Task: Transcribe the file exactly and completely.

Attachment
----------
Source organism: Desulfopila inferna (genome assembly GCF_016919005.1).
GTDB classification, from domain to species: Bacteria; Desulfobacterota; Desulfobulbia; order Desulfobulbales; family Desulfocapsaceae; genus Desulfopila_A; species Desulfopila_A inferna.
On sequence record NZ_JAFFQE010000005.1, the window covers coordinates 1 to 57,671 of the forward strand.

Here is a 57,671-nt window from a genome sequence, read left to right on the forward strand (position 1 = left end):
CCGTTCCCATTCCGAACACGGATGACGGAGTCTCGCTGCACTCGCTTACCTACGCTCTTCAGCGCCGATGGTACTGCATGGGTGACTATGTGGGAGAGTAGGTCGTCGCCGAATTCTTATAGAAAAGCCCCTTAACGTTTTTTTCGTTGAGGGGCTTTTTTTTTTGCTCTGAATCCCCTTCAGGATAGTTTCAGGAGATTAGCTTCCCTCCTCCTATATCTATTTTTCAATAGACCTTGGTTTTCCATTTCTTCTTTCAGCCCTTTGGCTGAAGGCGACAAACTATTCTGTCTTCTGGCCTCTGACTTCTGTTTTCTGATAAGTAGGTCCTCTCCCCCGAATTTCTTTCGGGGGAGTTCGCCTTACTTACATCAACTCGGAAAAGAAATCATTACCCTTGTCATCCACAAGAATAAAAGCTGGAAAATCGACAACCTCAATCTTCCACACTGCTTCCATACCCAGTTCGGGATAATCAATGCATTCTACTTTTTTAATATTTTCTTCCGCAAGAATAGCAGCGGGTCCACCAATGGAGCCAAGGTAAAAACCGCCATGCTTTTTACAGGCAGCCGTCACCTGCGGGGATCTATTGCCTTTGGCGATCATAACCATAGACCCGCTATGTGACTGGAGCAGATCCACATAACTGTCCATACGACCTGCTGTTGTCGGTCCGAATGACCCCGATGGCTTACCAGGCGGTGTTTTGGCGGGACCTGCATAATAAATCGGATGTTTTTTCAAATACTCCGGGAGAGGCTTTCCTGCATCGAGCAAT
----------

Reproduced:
Source organism: Desulfopila inferna (genome assembly GCF_016919005.1).
GTDB classification, from domain to species: Bacteria; Desulfobacterota; Desulfobulbia; order Desulfobulbales; family Desulfocapsaceae; genus Desulfopila_A; species Desulfopila_A inferna.
On sequence record NZ_JAFFQE010000005.1, the window covers coordinates 1 to 57,671 of the forward strand.

Here is a 57,671-nt window from a genome sequence, read left to right on the forward strand (position 1 = left end):
CCGTTCCCATTCCGAACACGGATGACGGAGTCTCGCTGCACTCGCTTACCTACGCTCTTCAGCGCCGATGGTACTGCATGGGTGACTATGTGGGAGAGTAGGTCGTCGCCGAATTCTTATAGAAAAGCCCCTTAACGTTTTTTTCGTTGAGGGGCTTTTTTTTTTGCTCTGAATCCCCTTCAGGATAGTTTCAGGAGATTAGCTTCCCTCCTCCTATATCTATTTTTCAATAGACCTTGGTTTTCCATTTCTTCTTTCAGCCCTTTGGCTGAAGGCGACAAACTATTCTGTCTTCTGGCCTCTGACTTCTGTTTTCTGATAAGTAGGTCCTCTCCCCCGAATTTCTTTCGGGGGAGTTCGCCTTACTTACATCAACTCGGAAAAGAAATCATTACCCTTGTCATCCACAAGAATAAAAGCTGGAAAATCGACAACCTCAATCTTCCACACTGCTTCCATACCCAGTTCGGGATAATCAATGCATTCTACTTTTTTAATATTTTCTTCCGCAAGAATAGCAGCGGGTCCACCAATGGAGCCAAGGTAAAAACCGCCATGCTTTTTACAGGCAGCCGTCACCTGCGGGGATCTATTGCCTTTGGCGATCATAACCATAGACCCGCTATGTGACTGGAGCAGATCCACATAACTGTCCATACGACCTGCTGTTGTCGGTCCGAATGACCCCGATGGCTTACCAGGCGGTGTTTTGGCGGGACCTGCATAATAAATCGGATGTTTTTTCAAATACTCCGGGAGAGGCTTTCCTGCATCGAGCAAT